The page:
Reporter-shield bill clears Senate panel

A bill that has been years in the making to protect journalists from unwarranted intrusion by the government and maintain free flow of information to the public was approved Sept. 12 by a 13-5 vote in the Senate Judiciary Committee.

S. 987, known as the Free Flow of Information Act, would protect journalists and their employers from having to reveal information, including source identity, that a reporter obtains under the promise of confidentiality, and would establish a legal framework for determining the limited circumstances under which disclosure may by compelled by a court. Various versions of the legislation have been introduced every Congress since 2005, but the push for the legislation this year was prompted by recent national security leaks from the government to news organizations. 

Three Republicans on the committee – Sens. Orrin G. Hatch (R-Utah); Charles Grassley (R-Iowa) and Lindsey Graham (R-S.C.) – joined the Democrats in reporting the bill, which was introduced by Sen. Chuck Schumer (D-N.Y.) in May.

A major factor in approval of the bill was an amendment, offered by Sen. Dianne Feinstein (D-Calif.), that would define a journalist covered under the law as an individual who has worked for a specified length of time for or been affiliated with an organization that “disseminates news or information.” The definition also includes individuals with a substantial record of freelancing and those who are student journalists. The amendment also would create a mechanism for a judge to grant protection on a case-by-case basis to some individuals not specifically covered by the definition. Not included in the definition are an individual whose principal functions is to publish primary source documents that have been disclosed to that individual without authorization or an individual who is reasonable likely to be associated with terrorist activities.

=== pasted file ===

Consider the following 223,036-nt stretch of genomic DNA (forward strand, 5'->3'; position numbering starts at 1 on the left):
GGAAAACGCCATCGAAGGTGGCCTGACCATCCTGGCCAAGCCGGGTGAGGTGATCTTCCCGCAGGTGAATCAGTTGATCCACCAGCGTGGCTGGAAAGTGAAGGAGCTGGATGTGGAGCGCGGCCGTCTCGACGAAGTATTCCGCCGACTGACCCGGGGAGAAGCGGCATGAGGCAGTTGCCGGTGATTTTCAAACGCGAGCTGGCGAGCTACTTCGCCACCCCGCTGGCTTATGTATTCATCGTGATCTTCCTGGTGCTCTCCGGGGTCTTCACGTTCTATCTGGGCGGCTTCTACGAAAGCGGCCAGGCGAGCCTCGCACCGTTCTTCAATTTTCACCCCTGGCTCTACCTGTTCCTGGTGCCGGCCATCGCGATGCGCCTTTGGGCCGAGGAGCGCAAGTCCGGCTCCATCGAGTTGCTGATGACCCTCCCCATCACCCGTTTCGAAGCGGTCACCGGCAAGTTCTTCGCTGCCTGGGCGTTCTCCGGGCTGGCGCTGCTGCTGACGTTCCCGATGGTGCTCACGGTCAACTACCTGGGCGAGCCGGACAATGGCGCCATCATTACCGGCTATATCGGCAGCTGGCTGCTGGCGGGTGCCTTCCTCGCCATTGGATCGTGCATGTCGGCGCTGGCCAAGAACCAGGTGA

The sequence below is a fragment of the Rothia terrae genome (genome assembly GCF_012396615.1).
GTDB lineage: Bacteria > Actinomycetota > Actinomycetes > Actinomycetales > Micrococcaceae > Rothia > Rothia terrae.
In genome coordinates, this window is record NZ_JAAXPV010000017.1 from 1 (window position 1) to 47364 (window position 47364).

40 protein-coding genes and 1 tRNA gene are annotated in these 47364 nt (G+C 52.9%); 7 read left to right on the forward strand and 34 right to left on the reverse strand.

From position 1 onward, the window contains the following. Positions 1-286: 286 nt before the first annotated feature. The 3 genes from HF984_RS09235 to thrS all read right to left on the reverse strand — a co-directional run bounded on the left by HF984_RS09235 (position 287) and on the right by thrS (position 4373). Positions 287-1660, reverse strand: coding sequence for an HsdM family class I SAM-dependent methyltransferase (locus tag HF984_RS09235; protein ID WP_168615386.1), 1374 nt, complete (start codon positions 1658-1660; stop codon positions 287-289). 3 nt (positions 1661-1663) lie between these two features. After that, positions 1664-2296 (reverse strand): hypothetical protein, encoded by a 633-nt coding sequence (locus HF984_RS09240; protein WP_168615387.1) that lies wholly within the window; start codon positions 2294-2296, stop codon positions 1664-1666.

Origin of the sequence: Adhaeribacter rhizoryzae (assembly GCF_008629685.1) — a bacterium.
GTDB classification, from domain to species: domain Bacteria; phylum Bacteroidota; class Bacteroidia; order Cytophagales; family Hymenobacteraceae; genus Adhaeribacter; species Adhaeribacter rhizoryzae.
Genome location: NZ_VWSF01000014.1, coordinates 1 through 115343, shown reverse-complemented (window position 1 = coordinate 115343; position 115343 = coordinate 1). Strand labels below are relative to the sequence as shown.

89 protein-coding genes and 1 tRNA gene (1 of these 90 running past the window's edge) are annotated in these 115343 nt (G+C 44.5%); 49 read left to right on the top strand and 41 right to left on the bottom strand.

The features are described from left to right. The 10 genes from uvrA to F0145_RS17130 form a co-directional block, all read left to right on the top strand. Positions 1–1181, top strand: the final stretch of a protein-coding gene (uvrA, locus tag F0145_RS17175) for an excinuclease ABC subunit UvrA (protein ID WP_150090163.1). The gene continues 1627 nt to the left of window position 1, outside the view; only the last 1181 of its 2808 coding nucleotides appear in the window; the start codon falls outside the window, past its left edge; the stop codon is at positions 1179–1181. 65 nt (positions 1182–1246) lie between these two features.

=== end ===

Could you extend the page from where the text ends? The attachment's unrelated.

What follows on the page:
The bill would require the government to show that it tried all other alternatives to obtain the information it is seeking before compelling a journalist to disclose his or her sources or protected information. The bill would not shield reporters from disclosing their sources of information in certain situations, including:

     •the journalist obtained the information through criminal conduct;

     •government access to the information is necessary to prevent death, kidnapping, substantial bodily injury, sex offenses against minors, or incapacitation or destruction of critical infrastructure; and

      •there is a preponderance of evidence that protected information would materially assist the government in preventing or mitigating an act of terrorism or other act reasonably likely to cause significant harm to national security.

In correspondence to the Senate Judiciary Committee in previous Congresses, ABA Governmental Affairs Director Thomas M. Susman expressed the ABA’s support for enactment of a federal shield law for reporters.

“The ability and willingness of the press to uncover information to which the American people would not otherwise have access is a hallmark of our democracy,” Susman wrote. “Maintaining the free flow of information may not always be a popular position, especially during trying times,” he explained, “but it is essential in a democracy.”

The ABA’s policy, adopted in 2005, urges “Congress to enact a federal shield law for journalists to protect the public’s need for information and to promote the fair administration of justice.” The ABA also maintains that before a party subpoenas a journalist to compel disclosure, the party should prove that the information is crucial to the matter at hand, that the party has attempted to retrieve the information from all practical alternative sources, and that the need for the information the party is seeking outweighs the public interest in protecting the free flow of information.

The Obama administration has expressed support for reporter shield legislation, and Schumer indicated that he hopes the bill will be on the Senate floor this fall for consideration.

“We’re closer than we’ve ever been before to passing a strong and tough media shield bill,” Schumer said after committee approval of the measure. “This legislation ensures that the tough investigative journalism that holds government accountable will be able to thrive.”

There has been no action on HR. 1962, similar bipartisan legislation introduced in the House by Rep. Ted Poe (R-Texas). Poe’s bill, which has more than 40 cosponsors, contains a broader definition of journalist.

 

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